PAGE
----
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I have a few tuning apps but they give me some strange info like G8 instead of G, is this number the octave?

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    Note that unless you have perfect pitch, you will likely always need some tool to tune at least one string (usually in orchestras, you tune the A string first), and then you can tune the rest of the strings to the A with your ears. – tarun Mar 27 '15 at 17:46
  • Tuning by ear requires mastery of relative pitch. Once you master relative pitch (two strings played simultaneously, and their harmony/dissonance noted) then "perfect pitch" becomes a possibility. Relative pitch understanding is the way to go. Pluck two strings at once and learn those intervals -- a great way to get deeper into your understanding of tones. – sova Feb 14 '16 at 0:30
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Yes, it should be. If you want to be sure, you could test them with a tone generator on your computer (eg. see if the generated tone is properly identified by your tuner).

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There are about two methods I have used to tune my violin without solely relying on my ears:

1) Using a Tuner that tells me whether my string is too sharp or flat and I can loosen/tighten the string accordingly.

2) Using an online tuner app that emits the exact pitch of each string (E,A,G,D) and by listening to it I can keep tuning my strings until they sync. It's kind of like tuning by ear but with assistance. It also helps build your hearing.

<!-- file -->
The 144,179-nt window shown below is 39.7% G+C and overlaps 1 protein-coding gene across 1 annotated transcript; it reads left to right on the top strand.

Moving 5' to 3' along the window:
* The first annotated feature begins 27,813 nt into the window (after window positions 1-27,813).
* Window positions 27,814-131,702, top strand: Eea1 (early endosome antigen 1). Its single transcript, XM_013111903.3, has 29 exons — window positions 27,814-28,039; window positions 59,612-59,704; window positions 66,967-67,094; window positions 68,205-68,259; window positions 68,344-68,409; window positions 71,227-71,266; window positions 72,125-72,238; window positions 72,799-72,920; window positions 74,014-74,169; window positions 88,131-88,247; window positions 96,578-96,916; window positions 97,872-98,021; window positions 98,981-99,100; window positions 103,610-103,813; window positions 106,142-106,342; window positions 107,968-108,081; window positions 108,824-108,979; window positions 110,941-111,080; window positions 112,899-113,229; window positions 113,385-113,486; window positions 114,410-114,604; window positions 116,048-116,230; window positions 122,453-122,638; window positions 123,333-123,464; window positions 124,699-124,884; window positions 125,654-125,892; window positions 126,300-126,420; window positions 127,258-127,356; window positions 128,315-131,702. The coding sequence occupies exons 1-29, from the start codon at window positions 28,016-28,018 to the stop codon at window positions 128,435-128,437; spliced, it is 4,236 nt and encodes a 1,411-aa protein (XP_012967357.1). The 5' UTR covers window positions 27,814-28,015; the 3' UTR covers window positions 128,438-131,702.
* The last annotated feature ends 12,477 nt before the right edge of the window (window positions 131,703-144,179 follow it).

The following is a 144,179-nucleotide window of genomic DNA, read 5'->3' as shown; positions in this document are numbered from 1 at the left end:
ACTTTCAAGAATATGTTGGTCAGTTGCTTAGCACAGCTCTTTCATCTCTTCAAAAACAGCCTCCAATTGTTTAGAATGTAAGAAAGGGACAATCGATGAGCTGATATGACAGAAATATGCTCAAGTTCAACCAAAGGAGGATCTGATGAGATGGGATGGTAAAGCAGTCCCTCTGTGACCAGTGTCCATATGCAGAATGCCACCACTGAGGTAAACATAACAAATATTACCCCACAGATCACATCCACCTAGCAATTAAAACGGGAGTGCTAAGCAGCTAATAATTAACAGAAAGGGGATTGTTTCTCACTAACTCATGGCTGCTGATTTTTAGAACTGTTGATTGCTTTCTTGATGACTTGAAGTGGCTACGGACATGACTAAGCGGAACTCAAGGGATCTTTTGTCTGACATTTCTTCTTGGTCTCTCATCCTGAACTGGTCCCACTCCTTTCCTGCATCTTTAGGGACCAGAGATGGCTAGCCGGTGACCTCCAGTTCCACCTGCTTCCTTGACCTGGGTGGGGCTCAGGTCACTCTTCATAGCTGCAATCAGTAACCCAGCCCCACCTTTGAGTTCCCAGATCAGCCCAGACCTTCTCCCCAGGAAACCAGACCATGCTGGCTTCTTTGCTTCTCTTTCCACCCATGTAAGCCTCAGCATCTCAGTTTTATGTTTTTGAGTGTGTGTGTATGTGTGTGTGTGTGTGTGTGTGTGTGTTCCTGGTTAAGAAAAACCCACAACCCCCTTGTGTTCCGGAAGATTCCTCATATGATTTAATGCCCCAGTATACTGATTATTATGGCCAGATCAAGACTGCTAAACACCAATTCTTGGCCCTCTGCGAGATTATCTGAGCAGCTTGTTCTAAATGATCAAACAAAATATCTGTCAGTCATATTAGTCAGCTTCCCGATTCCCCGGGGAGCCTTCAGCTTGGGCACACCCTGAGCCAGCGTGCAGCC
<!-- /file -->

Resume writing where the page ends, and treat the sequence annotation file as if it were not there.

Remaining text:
I'm not entirely sure what the "G8" means in your case. But I can tell you that each absolute pitch in western classical musical notation has a number assigned to it. The lowest starts at 0 of course. So we go from A0(27.5 Hz), B0,.... then A1,B1... and so on. A4 (440 Hz) is our standard concert pitch. So yes, it does indicate octaves. however, as far as I'm concerned we tune to G3 in the violin (G below middle C or C4) not G8 so I find this confusing. I don't think it's even possible to play a note that high on the violin.

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The best thing you could do for yourself is to try and learn to tune by ear. It's really not that hard: Use an electronic tuner to get your A, then play A and D together. Listen to the beats, the rapid pulsations in the sound that get faster as you move away from the correct pitch, and get slower and disappear when your D hits the right pitch...

Then, play D and G together. Notice how the beats here are less sensitive to change, and usually go slower overall.

Be careful when playing A and E together, as the beats will be fast and very sensitive to the smallest changes to tuning.

Your goal is to have no beats or dissonances whatsoever. When you think you're done, check them all with an electronic tuner, and adjust accordingly. Eventually, you will be able to do it perfectly, much faster than using an electronic tuner.

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